DIGITAL AND PROGRAMMABLE SYSTEMS 2

SHE Level 4
SCQF Credit Points 20.00
ECTS Credit Points 10.00
Module Code MHG520578
Module Leader Mario Mata
School School of Computing, Engineering and Built Environment
Subject Electronic Engineering
Trimester
  • B (January start)

Pre-Requisite Knowledge

Digital and Programmable Systems 1 or equivalent

Summary of Content

This module aims to extend the student's hardware, software and interface knowledge and skills to perform the necessary analysis, design, implementation and evaluation activities to build embedded solutions. The module takes a systems approach, allowing students to explore the appropriate balance between software solutions, a representative range of hardware solutions and combined hardware/software solutions. The students' knowledge of hardware is extended by their introduction to industry-standard hardware description languages and related tools to describe, simulate and implement applications on FPGAs. The students' knowledge and practical experience of software programmable solutions is extended to cover more advanced application software techniques to allow them to respond to real-world embedded systems challenges.

Syllabus

Professional: -360b7 The globalization of the electronics industry and its effect on engineers' working practices. Awareness of the economics related to this. b7 The impact of the requirements for sustainable design on the product development lifecycle. b7 The requirements for ethical behaviour when creating modular designs that include externally sourced IP blocks and software components. Technical: Programmable Logic: -360b7 Finite State Machine (FSM) Design: Sequential logic structures, Mealy vs. Moore models, state behaviour, timing considerations. b7 The state machine design process: defining the state behaviour, state assignment, next state and output equation realization, example systems, data and control paths b7 Analysis of the behaviour of synchronous and asynchronous circuits b7 Digital system modelling with hardware description(HDL) languages (VHDL, Verilog) b7 Timing models of digital circuit elements: Propagation delay, rise/fall time, setup and hold times, pulse widths b7 Synthesis of digital circuits from VHDL models b7 Design principles and techniques: Bridging conceptual levels - top down/bottom up, divide and conquer, iteration, satisfying b7 FPGA architectures: technology choices, design flow including simulation, synthesis, implementation and verification b7 Developing a complex digital system design in a hierarchical fashion using VHDL and FPGA Microcontrollers: -360b7 Developing software to drive a range of peripheral devices on a representative microcontroller device b7 Using hardware interrupts and Interrupt Service Routines on a microcontroller to create reactive software b7 Fundamentals of typical data-buffering techniques b7 Applying state machine design procedures to the development of software to realise event-driven systems b7 The software development process: Understanding a system specification; developing a software design; implementing, testing and documenting the solution b7 The memory hierarchy and the influence of cache performance and organisation. b7 Using on-chip debug/trace facilities b7 The integration of testability at the design stage of a microprocessor system. -360b7 Applying and programming the exception facilities of a typical microcontroller: when to use interrupts; classification of interrupts; sources and identification of Interrupts; the processing and acknowledgement of interrupts. Systems: -360b7 System partitioning - justifying technical and economic choices for systems designed with an appropriate mix of programmable logic and software-programmed hardware (microcontrollers) b7 Systems design - Case studies illustrating technical and design issues in systems with hardware-software trade-offs.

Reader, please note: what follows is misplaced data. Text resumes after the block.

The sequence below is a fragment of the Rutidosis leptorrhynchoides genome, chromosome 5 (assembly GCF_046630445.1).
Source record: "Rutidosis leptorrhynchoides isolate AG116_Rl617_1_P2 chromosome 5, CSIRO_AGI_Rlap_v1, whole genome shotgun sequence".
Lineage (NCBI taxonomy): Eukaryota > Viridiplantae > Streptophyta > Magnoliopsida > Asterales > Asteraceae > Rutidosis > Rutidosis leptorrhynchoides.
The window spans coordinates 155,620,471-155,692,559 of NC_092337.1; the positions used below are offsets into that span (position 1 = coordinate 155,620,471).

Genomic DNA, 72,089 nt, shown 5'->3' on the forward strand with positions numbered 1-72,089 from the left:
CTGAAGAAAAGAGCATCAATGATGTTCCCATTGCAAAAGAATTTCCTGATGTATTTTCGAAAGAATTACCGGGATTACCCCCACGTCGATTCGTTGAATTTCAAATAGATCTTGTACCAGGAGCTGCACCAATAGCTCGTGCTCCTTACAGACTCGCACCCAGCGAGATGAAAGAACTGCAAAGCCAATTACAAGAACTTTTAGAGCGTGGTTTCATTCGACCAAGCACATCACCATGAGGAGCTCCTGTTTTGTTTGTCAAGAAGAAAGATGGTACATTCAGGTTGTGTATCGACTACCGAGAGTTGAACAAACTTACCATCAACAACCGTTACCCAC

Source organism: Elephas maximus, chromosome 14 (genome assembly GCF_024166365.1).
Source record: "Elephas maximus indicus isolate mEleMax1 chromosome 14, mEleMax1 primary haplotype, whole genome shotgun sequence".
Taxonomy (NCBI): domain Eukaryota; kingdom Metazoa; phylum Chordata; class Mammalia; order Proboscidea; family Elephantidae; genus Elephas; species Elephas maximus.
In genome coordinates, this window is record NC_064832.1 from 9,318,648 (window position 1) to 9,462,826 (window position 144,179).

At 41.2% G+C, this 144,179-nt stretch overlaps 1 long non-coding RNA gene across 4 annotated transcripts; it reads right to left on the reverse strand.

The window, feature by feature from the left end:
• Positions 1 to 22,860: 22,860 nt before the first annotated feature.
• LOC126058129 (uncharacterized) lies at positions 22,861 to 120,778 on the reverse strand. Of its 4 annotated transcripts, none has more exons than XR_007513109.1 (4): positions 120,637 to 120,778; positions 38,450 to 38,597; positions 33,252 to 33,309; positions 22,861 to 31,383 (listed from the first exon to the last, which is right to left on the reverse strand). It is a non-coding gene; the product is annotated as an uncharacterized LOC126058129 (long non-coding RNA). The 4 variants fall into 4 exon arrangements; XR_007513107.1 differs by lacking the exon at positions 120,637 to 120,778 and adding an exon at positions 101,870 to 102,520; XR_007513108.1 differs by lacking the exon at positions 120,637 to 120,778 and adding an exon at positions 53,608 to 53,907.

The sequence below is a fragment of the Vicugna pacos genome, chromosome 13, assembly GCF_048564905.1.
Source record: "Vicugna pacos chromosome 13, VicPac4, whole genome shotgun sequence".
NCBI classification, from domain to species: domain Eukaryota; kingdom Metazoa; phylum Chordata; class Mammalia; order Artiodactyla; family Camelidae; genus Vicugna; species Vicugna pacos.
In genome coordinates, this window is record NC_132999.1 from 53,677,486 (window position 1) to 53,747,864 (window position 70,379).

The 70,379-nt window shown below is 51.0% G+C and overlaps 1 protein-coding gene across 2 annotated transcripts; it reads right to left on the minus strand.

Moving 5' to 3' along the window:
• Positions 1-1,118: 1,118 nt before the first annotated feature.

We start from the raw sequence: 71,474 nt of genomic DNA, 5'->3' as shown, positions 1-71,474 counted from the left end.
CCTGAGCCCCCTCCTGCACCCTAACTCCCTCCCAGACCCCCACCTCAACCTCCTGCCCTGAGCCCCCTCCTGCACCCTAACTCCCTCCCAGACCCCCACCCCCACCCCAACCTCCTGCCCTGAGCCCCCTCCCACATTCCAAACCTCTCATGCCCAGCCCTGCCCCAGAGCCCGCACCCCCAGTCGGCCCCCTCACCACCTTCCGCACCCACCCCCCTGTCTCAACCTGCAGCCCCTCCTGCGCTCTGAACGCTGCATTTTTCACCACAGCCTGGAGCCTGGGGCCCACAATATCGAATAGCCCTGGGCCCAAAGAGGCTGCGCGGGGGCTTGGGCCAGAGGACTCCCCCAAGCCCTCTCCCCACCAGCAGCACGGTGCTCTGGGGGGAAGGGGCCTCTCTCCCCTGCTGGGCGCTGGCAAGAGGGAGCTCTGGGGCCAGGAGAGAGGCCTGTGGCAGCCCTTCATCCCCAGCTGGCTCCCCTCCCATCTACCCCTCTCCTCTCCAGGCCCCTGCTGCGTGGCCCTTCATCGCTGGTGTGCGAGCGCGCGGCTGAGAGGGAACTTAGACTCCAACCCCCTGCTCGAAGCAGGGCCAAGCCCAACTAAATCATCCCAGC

Learning Outcomes